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Did BA Ever Fly Into Saudi? Will They Ever?  
User currently offlineBRUspotter From Belgium, joined Jan 2004, 145 posts, RR: 0
Posted (8 years 2 weeks 1 day ago) and read 5201 times:

I was just wondering if BA had ever served Saudi Arabia or if there were any plans to do so in the future. I know the closest they get at the moment is Bahrain.Thanks.


I never think of the future - it comes soon enough.
19 replies: All unread, jump to last
 
User currently offlineCHRISBA777ER From UK - England, joined Mar 2001, 5964 posts, RR: 62
Reply 1, posted (8 years 2 weeks 1 day ago) and read 5189 times:

Yes they did - for decades. They only stopped about a year or so ago due to security concerns IINM. BMI fly there instead now.


What do you mean you dont have any bourbon? Do you know how far it is to Houston? What kind of airline is this???
User currently offlineWrighbrothers From United Kingdom, joined Jul 2005, 1875 posts, RR: 9
Reply 2, posted (8 years 2 weeks 1 day ago) and read 5168 times:

Quoting CHRISBA777ER (Reply 1):

That's correct, and now BMI are having all sorts of problems

Wrighty



Always stand up for what is right, even if it means standing alone..
User currently offlineMhodgson From United Kingdom, joined Dec 2002, 5047 posts, RR: 25
Reply 3, posted (8 years 2 weeks 1 day ago) and read 5152 times:

Quoting Wrighbrothers (Reply 2):
and now BMI are having all sorts of problems

With security, or with loads and yields?



No trees were harmed by this message. However, several million electrons were terribly inconvenienced
User currently offlinePavlin From , joined Dec 1969, posts, RR:
Reply 4, posted (8 years 2 weeks 1 day ago) and read 5134 times:

Quoting Wrighbrothers (Reply 2):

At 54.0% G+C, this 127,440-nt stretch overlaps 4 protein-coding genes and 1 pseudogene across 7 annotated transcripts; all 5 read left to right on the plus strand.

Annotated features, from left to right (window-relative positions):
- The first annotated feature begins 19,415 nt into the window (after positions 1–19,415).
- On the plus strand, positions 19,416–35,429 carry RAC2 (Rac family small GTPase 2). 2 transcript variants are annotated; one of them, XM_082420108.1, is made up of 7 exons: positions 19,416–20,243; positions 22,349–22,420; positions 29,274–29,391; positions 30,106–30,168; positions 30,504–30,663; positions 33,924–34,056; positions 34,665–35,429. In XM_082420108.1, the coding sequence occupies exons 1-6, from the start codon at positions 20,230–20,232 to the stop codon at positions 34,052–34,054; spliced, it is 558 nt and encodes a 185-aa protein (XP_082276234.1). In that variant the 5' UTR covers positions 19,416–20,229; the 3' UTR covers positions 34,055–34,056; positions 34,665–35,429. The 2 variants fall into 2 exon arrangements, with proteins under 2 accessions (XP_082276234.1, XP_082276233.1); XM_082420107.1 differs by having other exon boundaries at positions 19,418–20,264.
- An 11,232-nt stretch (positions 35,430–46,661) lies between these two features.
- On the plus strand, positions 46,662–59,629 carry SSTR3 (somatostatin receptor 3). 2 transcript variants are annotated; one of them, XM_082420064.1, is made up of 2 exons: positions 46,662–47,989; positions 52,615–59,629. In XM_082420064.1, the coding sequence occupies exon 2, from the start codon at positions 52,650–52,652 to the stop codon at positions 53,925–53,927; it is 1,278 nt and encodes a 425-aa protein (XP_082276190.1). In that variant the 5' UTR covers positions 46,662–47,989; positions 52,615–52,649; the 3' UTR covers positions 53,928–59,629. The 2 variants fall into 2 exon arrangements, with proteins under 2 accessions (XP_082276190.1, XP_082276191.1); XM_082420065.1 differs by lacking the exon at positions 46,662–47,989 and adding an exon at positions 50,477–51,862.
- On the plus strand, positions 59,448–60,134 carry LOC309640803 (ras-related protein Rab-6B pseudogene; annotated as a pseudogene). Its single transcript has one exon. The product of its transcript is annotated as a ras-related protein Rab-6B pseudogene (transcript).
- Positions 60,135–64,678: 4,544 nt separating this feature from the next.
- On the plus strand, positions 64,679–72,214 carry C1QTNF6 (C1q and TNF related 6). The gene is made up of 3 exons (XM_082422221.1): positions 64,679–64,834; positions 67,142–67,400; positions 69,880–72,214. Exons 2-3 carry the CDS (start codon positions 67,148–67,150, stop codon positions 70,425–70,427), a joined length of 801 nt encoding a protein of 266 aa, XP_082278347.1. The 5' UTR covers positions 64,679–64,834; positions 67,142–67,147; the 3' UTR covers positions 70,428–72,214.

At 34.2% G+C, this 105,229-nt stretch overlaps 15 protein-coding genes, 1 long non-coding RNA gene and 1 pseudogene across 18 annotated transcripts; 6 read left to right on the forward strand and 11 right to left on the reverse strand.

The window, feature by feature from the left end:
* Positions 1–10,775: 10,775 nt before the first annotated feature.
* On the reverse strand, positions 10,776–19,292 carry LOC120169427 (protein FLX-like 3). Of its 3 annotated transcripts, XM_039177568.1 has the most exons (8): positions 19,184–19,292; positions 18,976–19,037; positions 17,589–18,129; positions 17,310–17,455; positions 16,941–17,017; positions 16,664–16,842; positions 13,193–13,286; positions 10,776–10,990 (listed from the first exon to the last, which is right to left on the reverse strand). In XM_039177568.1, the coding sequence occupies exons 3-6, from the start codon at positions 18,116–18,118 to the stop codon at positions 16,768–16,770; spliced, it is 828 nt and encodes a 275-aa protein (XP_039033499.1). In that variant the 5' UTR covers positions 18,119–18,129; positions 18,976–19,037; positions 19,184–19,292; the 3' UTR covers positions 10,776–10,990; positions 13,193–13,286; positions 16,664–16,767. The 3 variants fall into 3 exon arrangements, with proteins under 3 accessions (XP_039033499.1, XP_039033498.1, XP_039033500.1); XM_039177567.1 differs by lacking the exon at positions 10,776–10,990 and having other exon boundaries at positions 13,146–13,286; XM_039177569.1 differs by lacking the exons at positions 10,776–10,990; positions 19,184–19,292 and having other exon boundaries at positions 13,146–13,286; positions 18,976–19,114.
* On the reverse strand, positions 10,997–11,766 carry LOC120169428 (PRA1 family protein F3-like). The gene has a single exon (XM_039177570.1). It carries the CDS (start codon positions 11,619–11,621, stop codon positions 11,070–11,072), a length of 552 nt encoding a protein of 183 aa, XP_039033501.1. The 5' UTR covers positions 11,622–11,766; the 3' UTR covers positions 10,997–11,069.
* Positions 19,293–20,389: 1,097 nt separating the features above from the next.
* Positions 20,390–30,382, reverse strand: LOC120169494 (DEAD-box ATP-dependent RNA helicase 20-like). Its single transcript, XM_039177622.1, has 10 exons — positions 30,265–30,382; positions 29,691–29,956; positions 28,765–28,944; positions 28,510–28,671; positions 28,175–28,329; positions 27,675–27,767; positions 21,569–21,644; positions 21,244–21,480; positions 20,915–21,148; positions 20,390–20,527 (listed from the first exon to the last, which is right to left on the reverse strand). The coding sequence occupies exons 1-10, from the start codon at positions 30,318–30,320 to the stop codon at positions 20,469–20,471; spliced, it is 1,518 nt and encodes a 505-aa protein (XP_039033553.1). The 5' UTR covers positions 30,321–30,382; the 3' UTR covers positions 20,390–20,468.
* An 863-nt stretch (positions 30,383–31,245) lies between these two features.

That's correct, and now BMI are having all sorts of problems

Somehow it doesn't surprise me. It i hard to do business with them

Do they make profit?


User currently offlineHumberside From United Kingdom, joined Dec 2005, 4917 posts, RR: 4
Reply 5, posted (8 years 2 weeks 20 hours ago) and read 4959 times:

bmi are doing well to Saudi and hope to add Damman (spelling???) soon


Visit the Air Humberside Website and Forum
User currently offlineScbriml From United Kingdom, joined Jul 2003, 12386 posts, RR: 47
Reply 6, posted (8 years 2 weeks 18 hours ago) and read 4864 times:
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Quoting BRUspotter (Thread starter):
I was just wondering if BA had ever served Saudi Arabia

I flew to Riyadh (RUH) a couple of times on BA not that long ago.

Great fun! no 



Time flies like an arrow, but fruit flies like a banana!
User currently offlineHorus From Egypt, joined Feb 2004, 5230 posts, RR: 60
Reply 7, posted (8 years 2 weeks 18 hours ago) and read 4850 times:

Quoting Wrighbrothers (Reply 2):
That's correct, and now BMI are having all sorts of problems

BD's flights to JED and RUH are doing much better than expected. In fact if it weren't for the bilateral constraints, the airline would have more flights to KSA. They plan to launch flights to DMM next year as well as more flights in the region.

Just out of curiosity what's you source for that information?


Edit: BA had 4x weekly flights to JED (BA133/132) and 3x weekly to RUH (BA263/262). All flights were with the B777.


Horus

[Edited 2006-07-13 00:49:03]


EGYPT: A 7,000 Year Old Civilisation
User currently offlineWrighbrothers From United Kingdom, joined Jul 2005, 1875 posts, RR: 9
Reply 8, posted (8 years 2 weeks 4 hours ago) and read 4658 times:

Quoting Horus (Reply 7):
Just out of curiosity what's you source for that information?

I got that from various sites i've looked at, where it loooked like they were having problems with the crews, becasue they didn't want to go, and so would diliberatly call in sick, atleast that's what I thought.
The women have to wear head dress, they are only allowed to go to the pool at certain times, when men aren't there, and I think that they have to walk behind the males, wouldn't be my idea of fun.

Wrighbrothers



Always stand up for what is right, even if it means standing alone..
User currently offlineBCAL From United Kingdom, joined Jun 2004, 3384 posts, RR: 16
Reply 9, posted (8 years 1 week 6 days 22 hours ago) and read 4522 times:

BA had been the designated UK flag carrier to Jeddah and Dhahran until 1983 when a review of UK Civil Aviation led to an exchange of routes between BA and the independent British Caledonian. BA withdrew from Jeddah and Dhahran. The UK Government, with the agreement of the Saudi authorities, then designated British Caledonian as the British carrier in place of BA on these routes. BCal also negotiated with the Saudi Authorities to obtain the right for it to serve Riyadh.